Being deemed a senior manager does not alter a person’s job title, duties, authority, or legal relationship with the society.

The Act imposes duties on all senior managers, including the duty to act “honestly and in good faith with a view to the best interests of the society” and the duty to disclose a conflict of interest (see the next item). The Act also limits the liability of senior managers, inviting a court to relieve the manager from liability for any negligence or breach if the manager “acted honestly and reasonably and ought fairly to be excused”.

8. There are expanded procedures for managing conflicts of interest

Under the new Act, there are expanded procedures for how conflicts of interest are managed. A conflict of interest is a situation in which someone has a duty to act in the best interests of an organization, yet they may have personal interests that conflict with that duty. For example, a board director may work at a law firm that the society is considering retaining. Or an executive director may be related to a web designer that the society is contemplating hiring.

A director or senior manager is in a conflict of interest when they have a “direct or indirect material interest” in a contract or transaction with the society or a matter for consideration by the board. A “material interest” is an interest that is not insignificant and could reasonably be considered to affect a person’s decision-making.

A director or senior manager who is in a conflict of interest must:

  • promptly and fully disclose the conflict to the directors
  • leave the room during any discussion or vote at a board meeting on the conflict matter
  • refrain from any action intended to influence the discussion or vote
  • in the case of a director, abstain from voting on the conflict matter

As well, societies must now keep records of any disclosures by directors or senior managers of a conflict of interest.

9. Changes are coming in 2018 relating to who can be a director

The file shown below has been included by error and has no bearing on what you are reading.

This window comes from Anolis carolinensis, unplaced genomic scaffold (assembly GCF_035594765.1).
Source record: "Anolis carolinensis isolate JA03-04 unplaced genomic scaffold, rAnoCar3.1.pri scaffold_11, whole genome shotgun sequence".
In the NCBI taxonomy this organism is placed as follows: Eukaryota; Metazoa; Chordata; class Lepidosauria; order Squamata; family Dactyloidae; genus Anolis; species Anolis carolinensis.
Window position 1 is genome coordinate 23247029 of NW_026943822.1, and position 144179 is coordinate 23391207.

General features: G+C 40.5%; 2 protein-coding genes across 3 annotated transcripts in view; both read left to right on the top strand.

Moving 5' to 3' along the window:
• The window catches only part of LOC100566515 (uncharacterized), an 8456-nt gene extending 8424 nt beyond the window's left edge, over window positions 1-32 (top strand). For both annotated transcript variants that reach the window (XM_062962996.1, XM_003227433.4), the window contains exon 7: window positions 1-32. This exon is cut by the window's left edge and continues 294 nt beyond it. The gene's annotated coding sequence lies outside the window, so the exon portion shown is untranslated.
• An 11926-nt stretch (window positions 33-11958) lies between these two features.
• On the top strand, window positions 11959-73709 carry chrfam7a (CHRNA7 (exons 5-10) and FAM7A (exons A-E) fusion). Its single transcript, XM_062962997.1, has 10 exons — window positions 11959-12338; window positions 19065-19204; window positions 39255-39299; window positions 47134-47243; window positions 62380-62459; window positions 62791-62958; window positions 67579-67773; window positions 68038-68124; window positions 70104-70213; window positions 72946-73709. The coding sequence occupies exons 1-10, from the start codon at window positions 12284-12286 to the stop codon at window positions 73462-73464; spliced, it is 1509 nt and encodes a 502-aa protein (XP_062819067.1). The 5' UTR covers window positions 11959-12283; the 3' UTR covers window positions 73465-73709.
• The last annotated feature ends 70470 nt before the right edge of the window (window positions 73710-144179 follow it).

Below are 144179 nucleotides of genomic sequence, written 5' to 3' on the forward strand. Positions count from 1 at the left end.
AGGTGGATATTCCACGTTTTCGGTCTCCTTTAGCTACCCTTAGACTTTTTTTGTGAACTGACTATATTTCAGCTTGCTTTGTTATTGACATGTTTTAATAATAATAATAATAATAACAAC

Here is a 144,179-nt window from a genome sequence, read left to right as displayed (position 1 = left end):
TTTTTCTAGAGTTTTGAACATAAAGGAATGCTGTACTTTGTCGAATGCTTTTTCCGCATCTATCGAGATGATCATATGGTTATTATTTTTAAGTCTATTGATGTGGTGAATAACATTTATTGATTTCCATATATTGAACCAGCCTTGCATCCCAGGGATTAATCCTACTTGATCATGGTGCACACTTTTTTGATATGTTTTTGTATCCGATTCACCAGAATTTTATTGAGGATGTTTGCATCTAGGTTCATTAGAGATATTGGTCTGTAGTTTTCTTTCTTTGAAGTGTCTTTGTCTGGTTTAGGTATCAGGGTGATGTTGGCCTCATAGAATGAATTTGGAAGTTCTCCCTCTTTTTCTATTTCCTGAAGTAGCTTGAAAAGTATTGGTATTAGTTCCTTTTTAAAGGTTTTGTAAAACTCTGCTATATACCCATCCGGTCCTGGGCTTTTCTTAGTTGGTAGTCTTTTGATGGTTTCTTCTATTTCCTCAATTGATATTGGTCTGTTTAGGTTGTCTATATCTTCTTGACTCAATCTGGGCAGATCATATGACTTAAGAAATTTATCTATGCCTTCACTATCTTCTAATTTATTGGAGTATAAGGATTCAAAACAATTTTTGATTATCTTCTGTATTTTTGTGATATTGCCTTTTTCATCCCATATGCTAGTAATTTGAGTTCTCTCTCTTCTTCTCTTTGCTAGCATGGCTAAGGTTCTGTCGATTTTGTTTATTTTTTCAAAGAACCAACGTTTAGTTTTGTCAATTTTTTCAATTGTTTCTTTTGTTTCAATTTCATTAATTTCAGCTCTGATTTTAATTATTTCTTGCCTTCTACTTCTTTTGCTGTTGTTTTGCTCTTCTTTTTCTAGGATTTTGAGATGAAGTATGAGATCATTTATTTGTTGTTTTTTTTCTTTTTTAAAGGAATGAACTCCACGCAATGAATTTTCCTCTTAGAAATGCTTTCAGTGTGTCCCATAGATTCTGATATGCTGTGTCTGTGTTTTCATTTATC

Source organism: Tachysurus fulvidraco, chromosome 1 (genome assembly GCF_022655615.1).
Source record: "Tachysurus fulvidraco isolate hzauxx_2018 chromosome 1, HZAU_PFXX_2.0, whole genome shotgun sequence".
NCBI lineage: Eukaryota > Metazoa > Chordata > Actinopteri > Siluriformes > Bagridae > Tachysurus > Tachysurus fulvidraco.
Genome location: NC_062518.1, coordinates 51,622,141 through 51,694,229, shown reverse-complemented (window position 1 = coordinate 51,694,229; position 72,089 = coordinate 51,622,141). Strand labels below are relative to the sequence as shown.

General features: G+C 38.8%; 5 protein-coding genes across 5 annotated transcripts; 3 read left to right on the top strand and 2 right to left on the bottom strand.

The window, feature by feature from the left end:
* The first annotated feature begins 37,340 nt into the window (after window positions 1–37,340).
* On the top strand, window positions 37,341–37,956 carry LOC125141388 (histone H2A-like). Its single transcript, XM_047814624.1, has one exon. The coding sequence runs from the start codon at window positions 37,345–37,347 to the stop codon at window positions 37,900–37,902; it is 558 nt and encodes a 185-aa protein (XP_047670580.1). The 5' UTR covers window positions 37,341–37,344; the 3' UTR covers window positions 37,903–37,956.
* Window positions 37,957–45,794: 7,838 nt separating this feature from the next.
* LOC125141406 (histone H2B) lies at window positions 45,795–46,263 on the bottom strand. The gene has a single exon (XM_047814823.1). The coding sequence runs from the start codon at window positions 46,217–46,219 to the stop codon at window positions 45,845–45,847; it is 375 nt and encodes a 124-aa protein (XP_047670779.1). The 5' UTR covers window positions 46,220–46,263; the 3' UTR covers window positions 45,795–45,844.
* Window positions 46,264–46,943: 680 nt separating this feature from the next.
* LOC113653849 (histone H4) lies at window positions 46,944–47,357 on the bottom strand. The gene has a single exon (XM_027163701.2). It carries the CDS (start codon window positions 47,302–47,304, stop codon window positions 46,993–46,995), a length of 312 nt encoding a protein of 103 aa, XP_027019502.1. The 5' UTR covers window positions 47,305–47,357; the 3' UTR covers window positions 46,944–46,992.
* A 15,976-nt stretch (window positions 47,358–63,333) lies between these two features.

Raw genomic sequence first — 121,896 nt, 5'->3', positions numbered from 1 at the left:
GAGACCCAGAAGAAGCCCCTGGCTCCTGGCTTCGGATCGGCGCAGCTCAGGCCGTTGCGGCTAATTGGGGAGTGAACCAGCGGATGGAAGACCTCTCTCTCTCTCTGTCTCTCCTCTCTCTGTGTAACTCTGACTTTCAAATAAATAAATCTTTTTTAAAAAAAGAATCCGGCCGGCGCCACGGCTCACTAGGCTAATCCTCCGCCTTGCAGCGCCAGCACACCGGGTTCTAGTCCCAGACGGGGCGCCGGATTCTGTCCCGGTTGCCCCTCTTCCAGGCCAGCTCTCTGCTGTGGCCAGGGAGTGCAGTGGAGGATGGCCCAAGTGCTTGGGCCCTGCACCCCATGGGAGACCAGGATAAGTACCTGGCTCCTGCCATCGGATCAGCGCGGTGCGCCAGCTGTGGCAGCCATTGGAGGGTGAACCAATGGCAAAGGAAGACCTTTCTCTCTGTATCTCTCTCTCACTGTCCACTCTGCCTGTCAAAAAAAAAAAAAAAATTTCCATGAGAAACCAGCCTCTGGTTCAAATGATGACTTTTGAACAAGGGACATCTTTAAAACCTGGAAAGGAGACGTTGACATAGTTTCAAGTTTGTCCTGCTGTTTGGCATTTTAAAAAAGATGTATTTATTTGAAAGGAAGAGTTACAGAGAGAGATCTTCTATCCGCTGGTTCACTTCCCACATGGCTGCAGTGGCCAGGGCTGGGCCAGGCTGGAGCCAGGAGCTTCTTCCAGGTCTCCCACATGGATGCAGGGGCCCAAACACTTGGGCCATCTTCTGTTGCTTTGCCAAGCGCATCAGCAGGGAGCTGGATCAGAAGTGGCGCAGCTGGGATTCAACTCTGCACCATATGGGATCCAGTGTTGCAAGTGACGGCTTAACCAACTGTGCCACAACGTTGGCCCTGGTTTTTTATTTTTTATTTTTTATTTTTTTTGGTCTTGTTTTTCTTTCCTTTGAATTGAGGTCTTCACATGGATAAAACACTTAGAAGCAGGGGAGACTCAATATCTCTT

Changes that take effect for pre-existing societies in November 2018 affect the qualifications to be a director of a non-profit in BC. Under the new Act, a director must be at least 18 years old, unless the bylaws expressly allow directors who are age 16 or 17. If the bylaws allow directors who are age 16 or 17, the majority of the society’s directors must be age 18 or over.

As well, a director of a society cannot:

  • be declared incapable by a court,
  • be an undischarged bankrupt, or
  • have been convicted of fraud or certain other criminal offences within last 5 years (unless they received a pardon).

These are ongoing requirements. If a director becomes disqualified, he or she must resign. It is an offence for a non-qualified person to act as director.

These provisions don’t come into effect for pre-existing societies until November 28, 2018. 

10. Changes are coming in 2018 that affect whether directors can be paid

Also coming into effect in 2018 for pre-existing societies is a provision that a society must not remunerate a director for being a director unless the bylaws expressly permit. Remuneration is money or other compensation paid for work or services performed—in this case, the work of being a director.

Reimbursement of a director for reasonable expenses is permitted, unless the bylaws restrict reimbursement.

Subject to the conflict of interest rules, a director can be paid to be an employee of or contractor to the society. However, at all times a majority of directors must not be getting paid as employees or contractors.

Finally, another provision coming into effect in 2018 for pre-existing societies is a requirement that a director must consent to act as a director. The consent can either be by signing a written consent or by being present at a meeting where the appointment or election was made and not refusing to be a director.

Even though the requirement that a director must consent to act doesn’t come into force until 2018, many societies are introducing a consent to act form beforehand. On the form, you can also set out the qualifications for directors that come into effect in 2018, and have the director self-certify that they meet those qualifications.

This information was written by Drew Jackson, a lawyer in Vancouver. It is also available as a chapter in Transitioning an Existing Society: A How-to Guide for Non-profits in BC, available on Clicklaw Wikibooks in multiple formats, including PDF, EPUB and print-on-demand.